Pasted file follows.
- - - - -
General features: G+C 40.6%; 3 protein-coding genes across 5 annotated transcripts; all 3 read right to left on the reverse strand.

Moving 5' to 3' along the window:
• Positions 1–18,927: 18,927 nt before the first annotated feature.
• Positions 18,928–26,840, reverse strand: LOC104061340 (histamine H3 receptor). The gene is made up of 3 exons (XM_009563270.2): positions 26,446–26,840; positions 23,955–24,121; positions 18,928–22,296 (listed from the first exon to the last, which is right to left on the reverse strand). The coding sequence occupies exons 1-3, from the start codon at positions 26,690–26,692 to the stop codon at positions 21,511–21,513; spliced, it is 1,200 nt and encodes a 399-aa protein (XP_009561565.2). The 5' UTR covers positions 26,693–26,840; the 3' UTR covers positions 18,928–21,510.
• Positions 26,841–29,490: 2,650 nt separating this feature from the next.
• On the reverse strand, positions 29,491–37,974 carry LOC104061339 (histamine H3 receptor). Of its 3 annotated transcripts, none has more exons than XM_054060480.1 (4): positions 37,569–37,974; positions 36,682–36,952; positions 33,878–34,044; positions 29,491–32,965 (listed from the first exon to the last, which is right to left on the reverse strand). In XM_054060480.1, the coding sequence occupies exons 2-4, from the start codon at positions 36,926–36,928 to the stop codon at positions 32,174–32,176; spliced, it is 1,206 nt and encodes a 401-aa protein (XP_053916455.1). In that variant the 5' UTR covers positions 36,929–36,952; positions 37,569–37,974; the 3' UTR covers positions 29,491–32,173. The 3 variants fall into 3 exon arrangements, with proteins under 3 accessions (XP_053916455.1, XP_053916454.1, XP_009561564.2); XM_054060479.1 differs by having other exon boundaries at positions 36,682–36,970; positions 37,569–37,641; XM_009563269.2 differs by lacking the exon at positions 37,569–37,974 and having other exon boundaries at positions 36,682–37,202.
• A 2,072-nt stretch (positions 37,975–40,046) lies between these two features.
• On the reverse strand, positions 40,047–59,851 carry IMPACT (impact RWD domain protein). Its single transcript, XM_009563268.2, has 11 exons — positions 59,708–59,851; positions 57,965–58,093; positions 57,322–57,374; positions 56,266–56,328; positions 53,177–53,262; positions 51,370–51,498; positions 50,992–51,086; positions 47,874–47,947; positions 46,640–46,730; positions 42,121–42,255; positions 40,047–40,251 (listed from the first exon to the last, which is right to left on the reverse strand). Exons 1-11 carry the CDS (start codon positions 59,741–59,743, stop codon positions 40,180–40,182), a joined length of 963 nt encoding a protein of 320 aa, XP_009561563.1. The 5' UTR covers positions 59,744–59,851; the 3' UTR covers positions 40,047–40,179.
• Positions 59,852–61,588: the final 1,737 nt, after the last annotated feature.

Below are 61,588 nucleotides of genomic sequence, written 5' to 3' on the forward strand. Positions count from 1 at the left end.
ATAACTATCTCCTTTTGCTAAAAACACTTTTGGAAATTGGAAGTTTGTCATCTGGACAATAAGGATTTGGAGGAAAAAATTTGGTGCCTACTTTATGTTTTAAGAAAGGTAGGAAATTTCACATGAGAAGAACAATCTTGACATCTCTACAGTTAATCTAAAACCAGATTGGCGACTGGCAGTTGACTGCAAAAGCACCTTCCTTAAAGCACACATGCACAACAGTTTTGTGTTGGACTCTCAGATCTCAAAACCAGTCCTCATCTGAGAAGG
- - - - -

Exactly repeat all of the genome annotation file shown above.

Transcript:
General features: G+C 40.6%; 3 protein-coding genes across 5 annotated transcripts; all 3 read right to left on the reverse strand.

Moving 5' to 3' along the window:
• Positions 1–18,927: 18,927 nt before the first annotated feature.
• Positions 18,928–26,840, reverse strand: LOC104061340 (histamine H3 receptor). The gene is made up of 3 exons (XM_009563270.2): positions 26,446–26,840; positions 23,955–24,121; positions 18,928–22,296 (listed from the first exon to the last, which is right to left on the reverse strand). The coding sequence occupies exons 1-3, from the start codon at positions 26,690–26,692 to the stop codon at positions 21,511–21,513; spliced, it is 1,200 nt and encodes a 399-aa protein (XP_009561565.2). The 5' UTR covers positions 26,693–26,840; the 3' UTR covers positions 18,928–21,510.
• Positions 26,841–29,490: 2,650 nt separating this feature from the next.
• On the reverse strand, positions 29,491–37,974 carry LOC104061339 (histamine H3 receptor). Of its 3 annotated transcripts, none has more exons than XM_054060480.1 (4): positions 37,569–37,974; positions 36,682–36,952; positions 33,878–34,044; positions 29,491–32,965 (listed from the first exon to the last, which is right to left on the reverse strand). In XM_054060480.1, the coding sequence occupies exons 2-4, from the start codon at positions 36,926–36,928 to the stop codon at positions 32,174–32,176; spliced, it is 1,206 nt and encodes a 401-aa protein (XP_053916455.1). In that variant the 5' UTR covers positions 36,929–36,952; positions 37,569–37,974; the 3' UTR covers positions 29,491–32,173. The 3 variants fall into 3 exon arrangements, with proteins under 3 accessions (XP_053916455.1, XP_053916454.1, XP_009561564.2); XM_054060479.1 differs by having other exon boundaries at positions 36,682–36,970; positions 37,569–37,641; XM_009563269.2 differs by lacking the exon at positions 37,569–37,974 and having other exon boundaries at positions 36,682–37,202.
• A 2,072-nt stretch (positions 37,975–40,046) lies between these two features.
• On the reverse strand, positions 40,047–59,851 carry IMPACT (impact RWD domain protein). Its single transcript, XM_009563268.2, has 11 exons — positions 59,708–59,851; positions 57,965–58,093; positions 57,322–57,374; positions 56,266–56,328; positions 53,177–53,262; positions 51,370–51,498; positions 50,992–51,086; positions 47,874–47,947; positions 46,640–46,730; positions 42,121–42,255; positions 40,047–40,251 (listed from the first exon to the last, which is right to left on the reverse strand). Exons 1-11 carry the CDS (start codon positions 59,741–59,743, stop codon positions 40,180–40,182), a joined length of 963 nt encoding a protein of 320 aa, XP_009561563.1. The 5' UTR covers positions 59,744–59,851; the 3' UTR covers positions 40,047–40,179.
• Positions 59,852–61,588: the final 1,737 nt, after the last annotated feature.

Below are 61,588 nucleotides of genomic sequence, written 5' to 3' on the forward strand. Positions count from 1 at the left end.
ATAACTATCTCCTTTTGCTAAAAACACTTTTGGAAATTGGAAGTTTGTCATCTGGACAATAAGGATTTGGAGGAAAAAATTTGGTGCCTACTTTATGTTTTAAGAAAGGTAGGAAATTTCACATGAGAAGAACAATCTTGACATCTCTACAGTTAATCTAAAACCAGATTGGCGACTGGCAGTTGACTGCAAAAGCACCTTCCTTAAAGCACACATGCACAACAGTTTTGTGTTGGACTCTCAGATCTCAAAACCAGTCCTCATCTGAGAAGG